Taking this whole thing at face value, what you've captured is a meteorite impact at the lunar north pole region, probably on the far side of the moon.

The impactor becomes briefly visible as it looms toward the moon (just at the right of the lunar limb), wallops the moon, and the subsequent moments (i.e., to the left of the lunar limb) record an arc of ejecta from the impact. (It seems to me to fly up and then fall back toward the lunar surface).

These sorts of lunar events happen fairly often, but it is very rare indeed for the actual impact itself to be videoed. As far as I know, it has never happened, which is one reason NASA had to bomb the moon in 2009 to study the event.

Here's a video relating to another such impact around the same time as yours.



I repeat: If this is what it seems to be, you have filmed something unique. You need to approach NASA with this, because there is so much science that could be extracted from your film.

I don't know whether NASA pays for such things, but you ought to establish your intellectual property rights in this footage, because some home movies become so famous that they are forever linked to the camerman's name. Abraham Zapruder is the obvious example, and while I don't think this film is in that league of historic recordings, it is 100% something that could mean your name is remembered forever by selenologists and astronomers.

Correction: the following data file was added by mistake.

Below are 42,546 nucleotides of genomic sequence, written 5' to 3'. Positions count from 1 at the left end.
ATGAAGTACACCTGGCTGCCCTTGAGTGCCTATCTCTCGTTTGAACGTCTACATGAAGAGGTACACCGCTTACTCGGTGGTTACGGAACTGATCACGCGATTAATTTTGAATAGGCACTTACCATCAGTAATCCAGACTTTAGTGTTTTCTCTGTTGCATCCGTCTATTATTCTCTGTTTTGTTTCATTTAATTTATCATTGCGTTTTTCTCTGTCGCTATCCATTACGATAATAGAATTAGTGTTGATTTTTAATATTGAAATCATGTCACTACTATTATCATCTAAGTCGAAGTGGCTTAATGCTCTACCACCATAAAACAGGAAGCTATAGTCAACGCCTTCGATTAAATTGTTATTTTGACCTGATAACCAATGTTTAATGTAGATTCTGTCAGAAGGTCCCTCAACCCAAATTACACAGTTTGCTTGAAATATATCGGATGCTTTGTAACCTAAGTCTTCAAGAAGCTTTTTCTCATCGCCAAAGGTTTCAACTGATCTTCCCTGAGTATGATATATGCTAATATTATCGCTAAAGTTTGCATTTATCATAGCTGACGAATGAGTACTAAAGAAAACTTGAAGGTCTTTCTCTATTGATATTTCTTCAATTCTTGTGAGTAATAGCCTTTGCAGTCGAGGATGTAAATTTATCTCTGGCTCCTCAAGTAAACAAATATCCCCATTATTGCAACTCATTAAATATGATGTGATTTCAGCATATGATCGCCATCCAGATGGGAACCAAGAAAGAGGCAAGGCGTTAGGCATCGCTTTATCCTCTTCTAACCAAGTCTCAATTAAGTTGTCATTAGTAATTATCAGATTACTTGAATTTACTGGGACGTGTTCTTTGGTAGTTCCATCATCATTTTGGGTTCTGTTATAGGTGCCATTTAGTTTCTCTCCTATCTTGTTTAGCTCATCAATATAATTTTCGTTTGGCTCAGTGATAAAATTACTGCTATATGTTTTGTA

Again, sincere congratulations.



posted on Sep, 6 2017 @ 02:36 PM
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Fiddled with it a little to try to stabilize it and boost the contrast.


Seems like something that large hitting the Moon would have a bigger and more lasting effect on both the Moon and the Earth. Dust, for one. Lots of dust.



posted on Sep, 6 2017 @ 02:43 PM
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a reply to: Leeyum

so you're using 2015 technology to film something heavily illuminated in a heavily illuminated background with shakey cam with a light cloud mist, okay buddy.



posted on Sep, 6 2017 @ 02:49 PM
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originally posted by: Blue Shift
Seems like something that large hitting the Moon would have a bigger and more lasting effect on both the Moon and the Earth. Dust, for one. Lots of dust.


The impact crater (to my eyes) would be on the far side of the moon, so effectively hidden from us.

My reading is that the ejecta plume was disproportionately reflective, making it look far bigger than it was. From the glimpse we get, it looks like the impactor was smaller than the amount of ejecta, which is immediately suspect. So reflectivity would explain that imbalance.

And what might be lurking below the lunar surface at the moon's north pole, that would reflect sunlight so brilliantly, and then mostly disappear (accounting for the lack of detected debris reaching Earth)?

Ice. We know it's there, but not the quantities. Which is why this film could be so extremely important.



posted on Sep, 6 2017 @ 03:06 PM
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a reply to: WhyDidIJoin